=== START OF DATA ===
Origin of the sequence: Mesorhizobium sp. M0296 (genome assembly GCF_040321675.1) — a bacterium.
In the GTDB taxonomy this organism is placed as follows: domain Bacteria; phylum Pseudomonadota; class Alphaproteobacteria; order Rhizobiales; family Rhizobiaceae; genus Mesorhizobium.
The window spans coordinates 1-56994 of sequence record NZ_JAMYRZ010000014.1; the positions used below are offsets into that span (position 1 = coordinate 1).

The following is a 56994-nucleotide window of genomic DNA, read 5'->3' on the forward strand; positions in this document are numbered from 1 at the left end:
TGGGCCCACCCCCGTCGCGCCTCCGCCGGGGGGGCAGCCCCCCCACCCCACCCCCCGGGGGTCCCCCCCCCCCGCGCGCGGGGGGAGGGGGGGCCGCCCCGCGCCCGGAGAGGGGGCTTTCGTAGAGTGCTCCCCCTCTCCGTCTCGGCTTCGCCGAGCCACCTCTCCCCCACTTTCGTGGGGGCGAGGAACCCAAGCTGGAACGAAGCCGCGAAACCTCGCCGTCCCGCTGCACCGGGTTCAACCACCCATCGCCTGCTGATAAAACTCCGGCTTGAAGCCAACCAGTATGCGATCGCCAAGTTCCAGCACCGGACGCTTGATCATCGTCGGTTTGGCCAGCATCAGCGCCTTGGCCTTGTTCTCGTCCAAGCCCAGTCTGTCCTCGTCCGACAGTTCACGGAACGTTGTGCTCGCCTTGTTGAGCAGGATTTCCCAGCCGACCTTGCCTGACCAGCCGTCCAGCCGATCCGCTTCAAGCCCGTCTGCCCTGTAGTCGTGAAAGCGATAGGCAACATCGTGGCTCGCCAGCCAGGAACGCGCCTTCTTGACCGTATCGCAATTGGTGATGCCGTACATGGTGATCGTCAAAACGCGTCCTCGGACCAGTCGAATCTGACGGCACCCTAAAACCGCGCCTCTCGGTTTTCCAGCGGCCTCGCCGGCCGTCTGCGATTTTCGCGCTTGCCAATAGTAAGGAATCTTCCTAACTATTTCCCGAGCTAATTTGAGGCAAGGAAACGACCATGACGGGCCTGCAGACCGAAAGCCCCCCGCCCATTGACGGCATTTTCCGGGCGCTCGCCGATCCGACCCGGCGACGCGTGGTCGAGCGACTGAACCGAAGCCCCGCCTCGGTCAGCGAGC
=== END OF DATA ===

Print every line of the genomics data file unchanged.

Origin of the sequence: Mesorhizobium sp. M0296 (genome assembly GCF_040321675.1) — a bacterium.
In the GTDB taxonomy this organism is placed as follows: domain Bacteria; phylum Pseudomonadota; class Alphaproteobacteria; order Rhizobiales; family Rhizobiaceae; genus Mesorhizobium.
The window spans coordinates 1-56994 of sequence record NZ_JAMYRZ010000014.1; the positions used below are offsets into that span (position 1 = coordinate 1).

The following is a 56994-nucleotide window of genomic DNA, read 5'->3' on the forward strand; positions in this document are numbered from 1 at the left end:
TGGGCCCACCCCCGTCGCGCCTCCGCCGGGGGGGCAGCCCCCCCACCCCACCCCCCGGGGGTCCCCCCCCCCCGCGCGCGGGGGGAGGGGGGGCCGCCCCGCGCCCGGAGAGGGGGCTTTCGTAGAGTGCTCCCCCTCTCCGTCTCGGCTTCGCCGAGCCACCTCTCCCCCACTTTCGTGGGGGCGAGGAACCCAAGCTGGAACGAAGCCGCGAAACCTCGCCGTCCCGCTGCACCGGGTTCAACCACCCATCGCCTGCTGATAAAACTCCGGCTTGAAGCCAACCAGTATGCGATCGCCAAGTTCCAGCACCGGACGCTTGATCATCGTCGGTTTGGCCAGCATCAGCGCCTTGGCCTTGTTCTCGTCCAAGCCCAGTCTGTCCTCGTCCGACAGTTCACGGAACGTTGTGCTCGCCTTGTTGAGCAGGATTTCCCAGCCGACCTTGCCTGACCAGCCGTCCAGCCGATCCGCTTCAAGCCCGTCTGCCCTGTAGTCGTGAAAGCGATAGGCAACATCGTGGCTCGCCAGCCAGGAACGCGCCTTCTTGACCGTATCGCAATTGGTGATGCCGTACATGGTGATCGTCAAAACGCGTCCTCGGACCAGTCGAATCTGACGGCACCCTAAAACCGCGCCTCTCGGTTTTCCAGCGGCCTCGCCGGCCGTCTGCGATTTTCGCGCTTGCCAATAGTAAGGAATCTTCCTAACTATTTCCCGAGCTAATTTGAGGCAAGGAAACGACCATGACGGGCCTGCAGACCGAAAGCCCCCCGCCCATTGACGGCATTTTCCGGGCGCTCGCCGATCCGACCCGGCGACGCGTGGTCGAGCGACTGAACCGAAGCCCCGCCTCGGTCAGCGAGC